This is the best kind of non-fiction. It is human-focused, so it organizes the story around a few key people, but it is about wide-scale events of world-changing importance. There are many non-fiction books that seek to deliver information and to do so in an accessible way. Most of these don't figure out how to deliver the information in a compelling way. Still more of these are interesting if you're already interested in the topic, but not otherwise. This book is compelling, and should be interesting to anyone who wants to know something of critical importance to the world. I am a fairly well-read person who is generally scientifically and historically literate, and I have no idea why I knew basically nothing of the subject of this book. So many facts about the first two world wars come into focus thanks to the information in this book. Bravo.
That's hard to say. I like the book so far, but since the narrative just keeps going and going seemingly without end, I don't know if I would be on the hook if it just starts to drag on and on and on and eventually sucks.
No spoilers possible. There isn't an ending yet. None of the books sufficiently wraps things up, it's just one long story that is still going.
As always, Dufris has a good feel for his characters and puts a great deal of energy into his reading.
My sincere hope is that this series, though it started very well does not just continue until all of the magic is gone (like American TV, the goal is to stay on until it sucks bad enough to cancel).
Everyone should listen to this book. (I kinda thought this field would limit me to three words given the prompt, but I guess I beat the system on this one.)
Oddly enough, a great companion book to this one is Kurt Vonnegut's "Breakfast of Champions". I found this book something of an uplifting and beautiful answer to the bleakly despondent outcome of "Breakfast of Champions" It's easier just to say listen to both of these excellent examples of literature and the connection between them becomes clear.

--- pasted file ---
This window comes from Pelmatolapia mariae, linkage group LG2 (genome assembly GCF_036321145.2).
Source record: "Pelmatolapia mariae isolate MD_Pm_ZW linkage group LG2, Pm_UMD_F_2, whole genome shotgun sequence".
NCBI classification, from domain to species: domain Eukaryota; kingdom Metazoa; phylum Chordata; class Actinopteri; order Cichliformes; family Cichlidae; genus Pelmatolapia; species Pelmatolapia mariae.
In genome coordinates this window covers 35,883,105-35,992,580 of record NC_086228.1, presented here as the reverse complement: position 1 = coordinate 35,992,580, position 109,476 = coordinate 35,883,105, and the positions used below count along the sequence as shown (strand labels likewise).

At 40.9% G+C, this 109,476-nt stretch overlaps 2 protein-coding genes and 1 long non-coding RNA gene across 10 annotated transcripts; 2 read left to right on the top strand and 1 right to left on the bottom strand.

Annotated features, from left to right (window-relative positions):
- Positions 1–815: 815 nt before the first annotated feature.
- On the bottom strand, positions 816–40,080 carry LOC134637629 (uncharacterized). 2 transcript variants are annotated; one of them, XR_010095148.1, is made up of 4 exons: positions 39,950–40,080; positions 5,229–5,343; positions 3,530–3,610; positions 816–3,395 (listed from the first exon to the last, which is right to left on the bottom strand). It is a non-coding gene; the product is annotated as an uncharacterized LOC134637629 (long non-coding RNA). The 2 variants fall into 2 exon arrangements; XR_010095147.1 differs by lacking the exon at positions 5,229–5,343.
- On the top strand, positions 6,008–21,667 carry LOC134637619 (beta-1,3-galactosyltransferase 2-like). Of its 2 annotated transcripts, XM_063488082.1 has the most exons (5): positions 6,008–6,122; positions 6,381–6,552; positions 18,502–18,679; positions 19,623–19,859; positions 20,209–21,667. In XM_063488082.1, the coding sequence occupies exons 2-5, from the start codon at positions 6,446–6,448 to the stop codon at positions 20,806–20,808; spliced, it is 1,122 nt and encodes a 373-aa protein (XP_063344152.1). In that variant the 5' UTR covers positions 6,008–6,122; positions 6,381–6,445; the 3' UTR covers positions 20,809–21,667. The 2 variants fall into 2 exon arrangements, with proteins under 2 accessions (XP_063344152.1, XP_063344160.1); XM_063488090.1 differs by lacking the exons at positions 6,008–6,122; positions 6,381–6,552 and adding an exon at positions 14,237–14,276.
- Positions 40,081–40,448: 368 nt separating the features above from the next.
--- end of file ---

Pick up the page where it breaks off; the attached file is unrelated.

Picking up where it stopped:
"It gets worse...I don't think it's a very good show." - Jenkins
Most of this novel is as described in the plot summary, and is Scalzi doing the things he does best. His characters are sardonic and immediately lovable, his dialog sharp, and the way that he ruthlessly skewers every foible of the television sci-fi formula will leave you chuckling more or less constantly for the first several hours of the book, provided you have ever seen any television sci-fi (star trek included, but they're pretty much all that way). But just when you think the story is done with you and that it was amusing and really fun, the codas take the story to an entirely new and unexpected level, and turn the story from a must-read comedy into an important work of literature. I am sincerely grateful to Scalzi for writing this beautiful work.
I was glad to see WIl Wheaton reading this story, also. He's very good at audio narration and I hope to hear more from him in this field. Also, it's perfectly apropos for a Star Trek cast member to be reading this one.
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